Evidence from neuropathological and in vivo neuroimaging studies suggests that the claustrum is important for at least some elements of the neuropsychological and neuropsychiatric symptoms of Alzheimer's disease (AD). The close relationship of the claustrum to cholinergic pathways, and its interconnection with mediotemporal structures, should make it come as no surprise that neuronal dysfunction in this structure might play a role in the symptoms of AD. More specifically, neurodegeneration in the claustrum, or disconnection, would impair its proposed integrative functions and, plausibly, result in the appearance of distinctive cognitive dysfunctions, such as the misperception and misinterpretation of reality characteristic of neuropsychiatric symptoms in AD. Evidence is presented that neurons within the claustrum support memory function (both at encoding and retrieval), naming abilities, and may be an important resource for cognitive reserve in ageing. Degeneration here, therefore, probably contributes to cognitive deficits in AD. This chapter reviews the available literature, emphasizing that the detection of claustral involvement is rarely highlighted and interpreted in neuroimaging studies of healthy controls and patients. Based on studies in AD, a speculative interpretation of the role of the claustrum in health and in disease states is outlined.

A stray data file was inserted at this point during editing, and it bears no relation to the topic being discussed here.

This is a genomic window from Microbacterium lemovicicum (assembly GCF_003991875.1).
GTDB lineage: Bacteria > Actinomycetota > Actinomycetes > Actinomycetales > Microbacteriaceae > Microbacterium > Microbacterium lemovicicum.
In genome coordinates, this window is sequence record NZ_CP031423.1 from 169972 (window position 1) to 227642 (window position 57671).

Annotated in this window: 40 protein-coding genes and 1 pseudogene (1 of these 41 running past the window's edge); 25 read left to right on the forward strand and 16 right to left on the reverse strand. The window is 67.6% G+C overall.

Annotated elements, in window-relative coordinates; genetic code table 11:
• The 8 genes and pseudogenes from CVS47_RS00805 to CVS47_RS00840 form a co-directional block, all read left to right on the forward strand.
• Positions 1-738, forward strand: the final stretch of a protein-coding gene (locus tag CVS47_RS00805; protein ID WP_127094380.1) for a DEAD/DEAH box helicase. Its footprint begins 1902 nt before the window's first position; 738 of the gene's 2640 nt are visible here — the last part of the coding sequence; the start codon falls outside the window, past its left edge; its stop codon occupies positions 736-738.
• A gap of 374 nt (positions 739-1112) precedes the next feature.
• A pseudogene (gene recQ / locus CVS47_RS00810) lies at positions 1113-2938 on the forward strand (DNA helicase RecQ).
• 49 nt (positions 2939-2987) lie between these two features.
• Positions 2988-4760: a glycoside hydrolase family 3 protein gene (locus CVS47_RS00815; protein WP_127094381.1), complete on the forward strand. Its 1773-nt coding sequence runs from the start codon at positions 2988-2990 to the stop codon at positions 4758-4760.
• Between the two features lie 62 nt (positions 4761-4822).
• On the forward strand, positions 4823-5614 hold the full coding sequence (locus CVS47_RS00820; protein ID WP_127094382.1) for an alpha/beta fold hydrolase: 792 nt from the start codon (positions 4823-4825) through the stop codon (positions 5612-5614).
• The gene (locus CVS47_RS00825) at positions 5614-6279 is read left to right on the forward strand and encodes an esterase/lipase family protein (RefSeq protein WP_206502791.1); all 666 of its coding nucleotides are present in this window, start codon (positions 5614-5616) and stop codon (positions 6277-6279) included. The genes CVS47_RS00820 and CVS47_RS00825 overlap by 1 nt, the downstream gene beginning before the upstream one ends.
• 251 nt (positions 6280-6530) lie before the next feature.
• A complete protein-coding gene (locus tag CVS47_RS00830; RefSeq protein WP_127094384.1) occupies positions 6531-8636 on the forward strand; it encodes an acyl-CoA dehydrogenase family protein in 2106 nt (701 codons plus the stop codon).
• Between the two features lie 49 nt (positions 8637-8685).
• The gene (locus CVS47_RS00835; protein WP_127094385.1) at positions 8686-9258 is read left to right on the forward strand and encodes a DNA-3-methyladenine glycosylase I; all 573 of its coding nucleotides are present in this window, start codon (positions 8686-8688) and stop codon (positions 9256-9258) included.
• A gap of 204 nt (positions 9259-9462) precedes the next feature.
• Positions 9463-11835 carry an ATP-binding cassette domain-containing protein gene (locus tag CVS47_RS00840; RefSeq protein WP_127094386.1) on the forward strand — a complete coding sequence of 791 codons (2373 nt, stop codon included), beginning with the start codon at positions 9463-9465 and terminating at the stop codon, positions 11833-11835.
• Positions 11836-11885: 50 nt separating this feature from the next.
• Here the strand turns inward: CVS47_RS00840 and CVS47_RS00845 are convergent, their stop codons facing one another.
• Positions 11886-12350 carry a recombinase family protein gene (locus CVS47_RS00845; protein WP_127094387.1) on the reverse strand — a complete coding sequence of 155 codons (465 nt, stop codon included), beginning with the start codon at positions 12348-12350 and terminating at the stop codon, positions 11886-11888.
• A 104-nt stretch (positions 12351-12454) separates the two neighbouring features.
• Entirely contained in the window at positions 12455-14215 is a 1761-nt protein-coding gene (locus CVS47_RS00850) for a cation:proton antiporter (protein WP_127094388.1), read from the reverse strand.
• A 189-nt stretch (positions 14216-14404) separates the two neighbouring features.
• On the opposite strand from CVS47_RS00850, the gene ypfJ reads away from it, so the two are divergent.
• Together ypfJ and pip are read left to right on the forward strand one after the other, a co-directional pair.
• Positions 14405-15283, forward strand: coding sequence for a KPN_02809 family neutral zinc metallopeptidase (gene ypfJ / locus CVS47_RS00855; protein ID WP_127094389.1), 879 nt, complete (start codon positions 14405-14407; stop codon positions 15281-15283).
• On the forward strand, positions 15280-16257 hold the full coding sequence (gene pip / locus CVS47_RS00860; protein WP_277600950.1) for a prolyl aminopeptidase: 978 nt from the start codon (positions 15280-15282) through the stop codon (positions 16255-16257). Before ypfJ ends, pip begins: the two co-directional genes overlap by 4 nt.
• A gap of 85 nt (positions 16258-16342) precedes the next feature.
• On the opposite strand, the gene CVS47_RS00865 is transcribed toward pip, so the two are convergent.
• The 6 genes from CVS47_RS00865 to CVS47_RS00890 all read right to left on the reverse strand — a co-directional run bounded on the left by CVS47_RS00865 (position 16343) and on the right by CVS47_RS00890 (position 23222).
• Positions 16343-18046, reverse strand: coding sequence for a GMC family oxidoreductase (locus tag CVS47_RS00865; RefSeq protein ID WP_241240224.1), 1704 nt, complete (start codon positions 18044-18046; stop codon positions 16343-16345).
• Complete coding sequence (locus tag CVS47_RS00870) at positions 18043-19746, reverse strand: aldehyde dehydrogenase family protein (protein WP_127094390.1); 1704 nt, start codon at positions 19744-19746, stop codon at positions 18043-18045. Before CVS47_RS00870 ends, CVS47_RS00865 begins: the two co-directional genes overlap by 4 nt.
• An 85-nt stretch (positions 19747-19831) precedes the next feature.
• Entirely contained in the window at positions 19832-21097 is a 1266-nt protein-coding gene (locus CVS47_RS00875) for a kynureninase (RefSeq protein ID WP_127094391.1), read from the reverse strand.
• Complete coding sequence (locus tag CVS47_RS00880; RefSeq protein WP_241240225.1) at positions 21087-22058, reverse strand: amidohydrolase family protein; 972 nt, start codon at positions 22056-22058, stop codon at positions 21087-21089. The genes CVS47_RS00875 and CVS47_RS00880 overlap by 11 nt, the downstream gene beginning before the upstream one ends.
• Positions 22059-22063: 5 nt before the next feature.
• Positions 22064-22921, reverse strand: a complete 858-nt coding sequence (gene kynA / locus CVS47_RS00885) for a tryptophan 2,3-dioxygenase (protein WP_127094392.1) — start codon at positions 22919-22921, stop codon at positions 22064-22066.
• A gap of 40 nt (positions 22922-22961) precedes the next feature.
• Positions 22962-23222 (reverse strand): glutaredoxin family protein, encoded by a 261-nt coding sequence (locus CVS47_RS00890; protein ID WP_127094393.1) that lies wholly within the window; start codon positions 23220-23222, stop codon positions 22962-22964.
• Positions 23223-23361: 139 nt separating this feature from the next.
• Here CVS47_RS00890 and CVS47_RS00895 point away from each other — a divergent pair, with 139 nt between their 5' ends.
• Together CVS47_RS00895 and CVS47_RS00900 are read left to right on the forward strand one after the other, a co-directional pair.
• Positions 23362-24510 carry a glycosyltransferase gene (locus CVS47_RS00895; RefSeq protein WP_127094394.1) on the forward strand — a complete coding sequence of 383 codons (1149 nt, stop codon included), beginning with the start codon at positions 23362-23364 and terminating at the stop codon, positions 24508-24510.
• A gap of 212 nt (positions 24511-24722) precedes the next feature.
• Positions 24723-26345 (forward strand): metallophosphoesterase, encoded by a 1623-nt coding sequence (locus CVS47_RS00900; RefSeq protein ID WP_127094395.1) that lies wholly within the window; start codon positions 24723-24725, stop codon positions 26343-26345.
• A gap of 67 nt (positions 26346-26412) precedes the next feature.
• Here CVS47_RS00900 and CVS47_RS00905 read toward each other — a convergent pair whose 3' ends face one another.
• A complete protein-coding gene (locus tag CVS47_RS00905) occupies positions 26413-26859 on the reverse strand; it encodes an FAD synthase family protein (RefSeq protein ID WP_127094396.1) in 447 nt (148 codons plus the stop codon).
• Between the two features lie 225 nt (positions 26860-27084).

|Title of host publication||The Claustrum: Structural, Functional, and Clinical Neuroscience|
|Number of pages||13|
|Publication status||Published - Jan 2014|
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